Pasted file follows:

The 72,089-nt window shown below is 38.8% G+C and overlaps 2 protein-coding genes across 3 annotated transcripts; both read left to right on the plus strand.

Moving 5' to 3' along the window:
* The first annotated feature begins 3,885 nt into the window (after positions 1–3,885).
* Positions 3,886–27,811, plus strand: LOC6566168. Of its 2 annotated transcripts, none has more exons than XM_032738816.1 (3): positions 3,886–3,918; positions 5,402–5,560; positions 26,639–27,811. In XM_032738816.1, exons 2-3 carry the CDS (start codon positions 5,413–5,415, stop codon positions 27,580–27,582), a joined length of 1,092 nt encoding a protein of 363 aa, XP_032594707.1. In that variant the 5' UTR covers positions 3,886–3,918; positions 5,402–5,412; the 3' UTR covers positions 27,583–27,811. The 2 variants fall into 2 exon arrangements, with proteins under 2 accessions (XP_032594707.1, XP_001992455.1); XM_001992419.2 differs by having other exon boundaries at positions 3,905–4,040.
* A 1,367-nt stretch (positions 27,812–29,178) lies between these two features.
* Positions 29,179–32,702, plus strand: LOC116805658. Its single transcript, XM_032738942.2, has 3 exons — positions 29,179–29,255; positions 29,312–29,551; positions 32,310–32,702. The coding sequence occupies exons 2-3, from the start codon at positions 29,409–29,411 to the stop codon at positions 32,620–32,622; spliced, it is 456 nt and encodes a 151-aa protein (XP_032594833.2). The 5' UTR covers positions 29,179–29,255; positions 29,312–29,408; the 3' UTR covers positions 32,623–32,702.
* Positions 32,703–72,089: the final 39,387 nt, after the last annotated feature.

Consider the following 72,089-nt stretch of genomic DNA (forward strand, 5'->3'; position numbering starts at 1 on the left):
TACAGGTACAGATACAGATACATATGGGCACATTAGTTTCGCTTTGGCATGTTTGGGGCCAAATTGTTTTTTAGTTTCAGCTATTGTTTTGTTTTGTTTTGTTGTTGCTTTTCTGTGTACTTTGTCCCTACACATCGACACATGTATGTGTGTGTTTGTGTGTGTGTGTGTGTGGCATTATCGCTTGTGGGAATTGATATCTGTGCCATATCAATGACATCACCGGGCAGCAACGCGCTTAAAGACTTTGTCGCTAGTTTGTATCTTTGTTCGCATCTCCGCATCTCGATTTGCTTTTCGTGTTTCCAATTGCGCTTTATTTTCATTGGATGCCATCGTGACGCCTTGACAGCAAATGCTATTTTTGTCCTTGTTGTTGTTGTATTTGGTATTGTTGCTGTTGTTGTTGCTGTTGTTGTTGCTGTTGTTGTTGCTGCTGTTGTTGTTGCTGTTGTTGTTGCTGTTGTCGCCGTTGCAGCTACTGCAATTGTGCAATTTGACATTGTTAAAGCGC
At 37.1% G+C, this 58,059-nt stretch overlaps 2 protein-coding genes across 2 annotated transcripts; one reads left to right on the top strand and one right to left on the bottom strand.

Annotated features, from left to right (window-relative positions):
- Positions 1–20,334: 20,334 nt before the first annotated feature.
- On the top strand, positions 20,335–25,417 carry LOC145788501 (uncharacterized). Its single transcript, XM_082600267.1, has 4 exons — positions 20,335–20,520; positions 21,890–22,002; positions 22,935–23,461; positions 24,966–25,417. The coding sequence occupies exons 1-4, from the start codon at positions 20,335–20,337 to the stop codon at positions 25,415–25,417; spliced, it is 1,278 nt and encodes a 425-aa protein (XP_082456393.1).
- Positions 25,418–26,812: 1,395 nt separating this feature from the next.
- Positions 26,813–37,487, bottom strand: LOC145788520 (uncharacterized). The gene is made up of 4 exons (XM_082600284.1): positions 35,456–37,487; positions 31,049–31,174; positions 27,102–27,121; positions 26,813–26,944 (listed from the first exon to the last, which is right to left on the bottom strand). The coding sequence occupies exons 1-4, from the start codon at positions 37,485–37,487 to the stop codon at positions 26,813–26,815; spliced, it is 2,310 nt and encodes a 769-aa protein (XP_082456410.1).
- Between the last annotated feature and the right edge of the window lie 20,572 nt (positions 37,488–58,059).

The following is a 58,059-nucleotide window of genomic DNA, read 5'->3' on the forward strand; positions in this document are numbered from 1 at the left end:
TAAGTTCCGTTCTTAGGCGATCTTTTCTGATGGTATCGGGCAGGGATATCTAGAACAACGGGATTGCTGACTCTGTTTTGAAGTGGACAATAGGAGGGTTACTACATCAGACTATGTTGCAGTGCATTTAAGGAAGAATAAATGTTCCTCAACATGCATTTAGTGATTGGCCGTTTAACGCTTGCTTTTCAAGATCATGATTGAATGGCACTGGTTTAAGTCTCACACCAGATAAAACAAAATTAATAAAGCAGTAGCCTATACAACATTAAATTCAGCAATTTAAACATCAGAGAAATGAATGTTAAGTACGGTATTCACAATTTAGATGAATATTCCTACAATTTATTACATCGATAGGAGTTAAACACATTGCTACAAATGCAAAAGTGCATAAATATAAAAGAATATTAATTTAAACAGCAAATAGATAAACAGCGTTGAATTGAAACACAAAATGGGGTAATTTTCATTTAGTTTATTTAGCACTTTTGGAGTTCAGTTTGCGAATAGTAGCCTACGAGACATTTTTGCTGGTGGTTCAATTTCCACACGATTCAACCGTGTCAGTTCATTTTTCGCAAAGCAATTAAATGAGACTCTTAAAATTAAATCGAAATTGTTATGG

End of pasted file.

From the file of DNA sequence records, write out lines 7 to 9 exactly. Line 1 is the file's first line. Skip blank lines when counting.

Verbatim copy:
* Positions 32,703–72,089: the final 39,387 nt, after the last annotated feature.

Consider the following 72,089-nt stretch of genomic DNA (forward strand, 5'->3'; position numbering starts at 1 on the left):
TACAGGTACAGATACAGATACATATGGGCACATTAGTTTCGCTTTGGCATGTTTGGGGCCAAATTGTTTTTTAGTTTCAGCTATTGTTTTGTTTTGTTTTGTTGTTGCTTTTCTGTGTACTTTGTCCCTACACATCGACACATGTATGTGTGTGTTTGTGTGTGTGTGTGTGTGGCATTATCGCTTGTGGGAATTGATATCTGTGCCATATCAATGACATCACCGGGCAGCAACGCGCTTAAAGACTTTGTCGCTAGTTTGTATCTTTGTTCGCATCTCCGCATCTCGATTTGCTTTTCGTGTTTCCAATTGCGCTTTATTTTCATTGGATGCCATCGTGACGCCTTGACAGCAAATGCTATTTTTGTCCTTGTTGTTGTTGTATTTGGTATTGTTGCTGTTGTTGTTGCTGTTGTTGTTGCTGTTGTTGTTGCTGCTGTTGTTGTTGCTGTTGTTGTTGCTGTTGTCGCCGTTGCAGCTACTGCAATTGTGCAATTTGACATTGTTAAAGCGC